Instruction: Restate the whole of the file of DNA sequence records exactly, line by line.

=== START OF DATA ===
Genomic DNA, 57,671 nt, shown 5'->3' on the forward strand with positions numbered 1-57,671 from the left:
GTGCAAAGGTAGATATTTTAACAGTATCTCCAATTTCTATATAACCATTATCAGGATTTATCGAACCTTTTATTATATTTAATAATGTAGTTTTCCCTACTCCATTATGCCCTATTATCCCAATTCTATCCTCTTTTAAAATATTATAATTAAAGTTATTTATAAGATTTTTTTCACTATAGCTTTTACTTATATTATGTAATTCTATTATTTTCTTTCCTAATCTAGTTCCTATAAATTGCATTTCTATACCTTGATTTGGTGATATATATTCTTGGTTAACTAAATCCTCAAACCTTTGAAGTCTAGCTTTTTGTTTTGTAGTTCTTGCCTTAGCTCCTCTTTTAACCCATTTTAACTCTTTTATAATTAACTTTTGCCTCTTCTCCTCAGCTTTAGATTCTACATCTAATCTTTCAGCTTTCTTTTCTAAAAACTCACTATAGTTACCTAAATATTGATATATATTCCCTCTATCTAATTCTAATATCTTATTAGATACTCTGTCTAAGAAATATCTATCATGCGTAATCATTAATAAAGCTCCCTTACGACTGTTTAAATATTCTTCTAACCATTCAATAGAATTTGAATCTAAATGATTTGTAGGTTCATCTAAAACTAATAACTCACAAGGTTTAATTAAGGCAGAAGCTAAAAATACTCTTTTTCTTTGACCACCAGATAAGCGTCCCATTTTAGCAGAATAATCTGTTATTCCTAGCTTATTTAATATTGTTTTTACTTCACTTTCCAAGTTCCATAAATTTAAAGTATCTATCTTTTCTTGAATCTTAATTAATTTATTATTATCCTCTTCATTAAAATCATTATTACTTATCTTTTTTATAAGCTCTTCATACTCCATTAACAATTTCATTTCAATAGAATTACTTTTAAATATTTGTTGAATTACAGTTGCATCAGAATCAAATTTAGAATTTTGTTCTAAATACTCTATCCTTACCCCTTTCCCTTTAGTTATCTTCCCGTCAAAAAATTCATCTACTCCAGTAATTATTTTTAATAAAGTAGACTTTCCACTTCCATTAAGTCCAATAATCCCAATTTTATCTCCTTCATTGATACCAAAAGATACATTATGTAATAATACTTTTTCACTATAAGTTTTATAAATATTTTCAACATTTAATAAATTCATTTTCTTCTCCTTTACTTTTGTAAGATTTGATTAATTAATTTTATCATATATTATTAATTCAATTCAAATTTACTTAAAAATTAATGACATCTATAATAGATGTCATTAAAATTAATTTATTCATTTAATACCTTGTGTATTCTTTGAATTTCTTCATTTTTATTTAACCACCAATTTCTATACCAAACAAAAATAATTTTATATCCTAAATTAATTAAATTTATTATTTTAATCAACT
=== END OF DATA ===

Genomic DNA, 57,671 nt, shown 5'->3' on the forward strand with positions numbered 1-57,671 from the left:
GTGCAAAGGTAGATATTTTAACAGTATCTCCAATTTCTATATAACCATTATCAGGATTTATCGAACCTTTTATTATATTTAATAATGTAGTTTTCCCTACTCCATTATGCCCTATTATCCCAATTCTATCCTCTTTTAAAATATTATAATTAAAGTTATTTATAAGATTTTTTTCACTATAGCTTTTACTTATATTATGTAATTCTATTATTTTCTTTCCTAATCTAGTTCCTATAAATTGCATTTCTATACCTTGATTTGGTGATATATATTCTTGGTTAACTAAATCCTCAAACCTTTGAAGTCTAGCTTTTTGTTTTGTAGTTCTTGCCTTAGCTCCTCTTTTAACCCATTTTAACTCTTTTATAATTAACTTTTGCCTCTTCTCCTCAGCTTTAGATTCTACATCTAATCTTTCAGCTTTCTTTTCTAAAAACTCACTATAGTTACCTAAATATTGATATATATTCCCTCTATCTAATTCTAATATCTTATTAGATACTCTGTCTAAGAAATATCTATCATGCGTAATCATTAATAAAGCTCCCTTACGACTGTTTAAATATTCTTCTAACCATTCAATAGAATTTGAATCTAAATGATTTGTAGGTTCATCTAAAACTAATAACTCACAAGGTTTAATTAAGGCAGAAGCTAAAAATACTCTTTTTCTTTGACCACCAGATAAGCGTCCCATTTTAGCAGAATAATCTGTTATTCCTAGCTTATTTAATATTGTTTTTACTTCACTTTCCAAGTTCCATAAATTTAAAGTATCTATCTTTTCTTGAATCTTAATTAATTTATTATTATCCTCTTCATTAAAATCATTATTACTTATCTTTTTTATAAGCTCTTCATACTCCATTAACAATTTCATTTCAATAGAATTACTTTTAAATATTTGTTGAATTACAGTTGCATCAGAATCAAATTTAGAATTTTGTTCTAAATACTCTATCCTTACCCCTTTCCCTTTAGTTATCTTCCCGTCAAAAAATTCATCTACTCCAGTAATTATTTTTAATAAAGTAGACTTTCCACTTCCATTAAGTCCAATAATCCCAATTTTATCTCCTTCATTGATACCAAAAGATACATTATGTAATAATACTTTTTCACTATAAGTTTTATAAATATTTTCAACATTTAATAAATTCATTTTCTTCTCCTTTACTTTTGTAAGATTTGATTAATTAATTTTATCATATATTATTAATTCAATTCAAATTTACTTAAAAATTAATGACATCTATAATAGATGTCATTAAAATTAATTTATTCATTTAATACCTTGTGTATTCTTTGAATTTCTTCATTTTTATTTAACCACCAATTTCTATACCAAACAAAAATAATTTTATATCCTAAATTAATTAAATTTATTATTTTAATCAACT